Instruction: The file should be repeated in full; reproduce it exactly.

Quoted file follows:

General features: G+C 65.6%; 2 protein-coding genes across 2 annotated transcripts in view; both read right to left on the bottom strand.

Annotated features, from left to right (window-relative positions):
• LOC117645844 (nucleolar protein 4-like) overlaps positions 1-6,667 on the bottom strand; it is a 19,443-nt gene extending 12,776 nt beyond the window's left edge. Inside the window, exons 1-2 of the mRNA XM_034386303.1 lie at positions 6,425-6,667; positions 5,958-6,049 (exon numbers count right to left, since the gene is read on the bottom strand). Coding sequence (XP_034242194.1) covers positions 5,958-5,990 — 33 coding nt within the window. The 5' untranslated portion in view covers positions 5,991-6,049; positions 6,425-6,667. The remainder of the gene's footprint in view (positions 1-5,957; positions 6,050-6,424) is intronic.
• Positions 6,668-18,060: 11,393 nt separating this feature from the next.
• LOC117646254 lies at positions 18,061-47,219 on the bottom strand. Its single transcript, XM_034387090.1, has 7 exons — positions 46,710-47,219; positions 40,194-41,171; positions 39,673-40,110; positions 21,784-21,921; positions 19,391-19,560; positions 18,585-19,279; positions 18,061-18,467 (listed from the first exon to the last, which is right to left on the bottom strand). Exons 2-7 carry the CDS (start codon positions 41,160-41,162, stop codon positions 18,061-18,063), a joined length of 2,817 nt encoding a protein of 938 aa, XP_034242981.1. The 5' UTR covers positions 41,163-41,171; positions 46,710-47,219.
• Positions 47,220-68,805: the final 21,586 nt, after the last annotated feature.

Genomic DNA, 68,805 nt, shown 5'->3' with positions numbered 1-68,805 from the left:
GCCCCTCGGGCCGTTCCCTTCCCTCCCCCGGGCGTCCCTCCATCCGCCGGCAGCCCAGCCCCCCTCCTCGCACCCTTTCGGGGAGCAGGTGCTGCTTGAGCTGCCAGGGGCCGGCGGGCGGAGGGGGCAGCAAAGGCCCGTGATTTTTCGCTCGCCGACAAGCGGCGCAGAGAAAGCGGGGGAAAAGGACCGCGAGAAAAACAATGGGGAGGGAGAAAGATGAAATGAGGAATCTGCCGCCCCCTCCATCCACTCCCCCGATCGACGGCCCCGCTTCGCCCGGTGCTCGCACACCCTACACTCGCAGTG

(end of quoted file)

General features: G+C 65.6%; 2 protein-coding genes across 2 annotated transcripts in view; both read right to left on the bottom strand.

Annotated features, from left to right (window-relative positions):
• LOC117645844 (nucleolar protein 4-like) overlaps positions 1-6,667 on the bottom strand; it is a 19,443-nt gene extending 12,776 nt beyond the window's left edge. Inside the window, exons 1-2 of the mRNA XM_034386303.1 lie at positions 6,425-6,667; positions 5,958-6,049 (exon numbers count right to left, since the gene is read on the bottom strand). Coding sequence (XP_034242194.1) covers positions 5,958-5,990 — 33 coding nt within the window. The 5' untranslated portion in view covers positions 5,991-6,049; positions 6,425-6,667. The remainder of the gene's footprint in view (positions 1-5,957; positions 6,050-6,424) is intronic.
• Positions 6,668-18,060: 11,393 nt separating this feature from the next.
• LOC117646254 lies at positions 18,061-47,219 on the bottom strand. Its single transcript, XM_034387090.1, has 7 exons — positions 46,710-47,219; positions 40,194-41,171; positions 39,673-40,110; positions 21,784-21,921; positions 19,391-19,560; positions 18,585-19,279; positions 18,061-18,467 (listed from the first exon to the last, which is right to left on the bottom strand). Exons 2-7 carry the CDS (start codon positions 41,160-41,162, stop codon positions 18,061-18,063), a joined length of 2,817 nt encoding a protein of 938 aa, XP_034242981.1. The 5' UTR covers positions 41,163-41,171; positions 46,710-47,219.
• Positions 47,220-68,805: the final 21,586 nt, after the last annotated feature.

Genomic DNA, 68,805 nt, shown 5'->3' with positions numbered 1-68,805 from the left:
GCCCCTCGGGCCGTTCCCTTCCCTCCCCCGGGCGTCCCTCCATCCGCCGGCAGCCCAGCCCCCCTCCTCGCACCCTTTCGGGGAGCAGGTGCTGCTTGAGCTGCCAGGGGCCGGCGGGCGGAGGGGGCAGCAAAGGCCCGTGATTTTTCGCTCGCCGACAAGCGGCGCAGAGAAAGCGGGGGAAAAGGACCGCGAGAAAAACAATGGGGAGGGAGAAAGATGAAATGAGGAATCTGCCGCCCCCTCCATCCACTCCCCCGATCGACGGCCCCGCTTCGCCCGGTGCTCGCACACCCTACACTCGCAGTG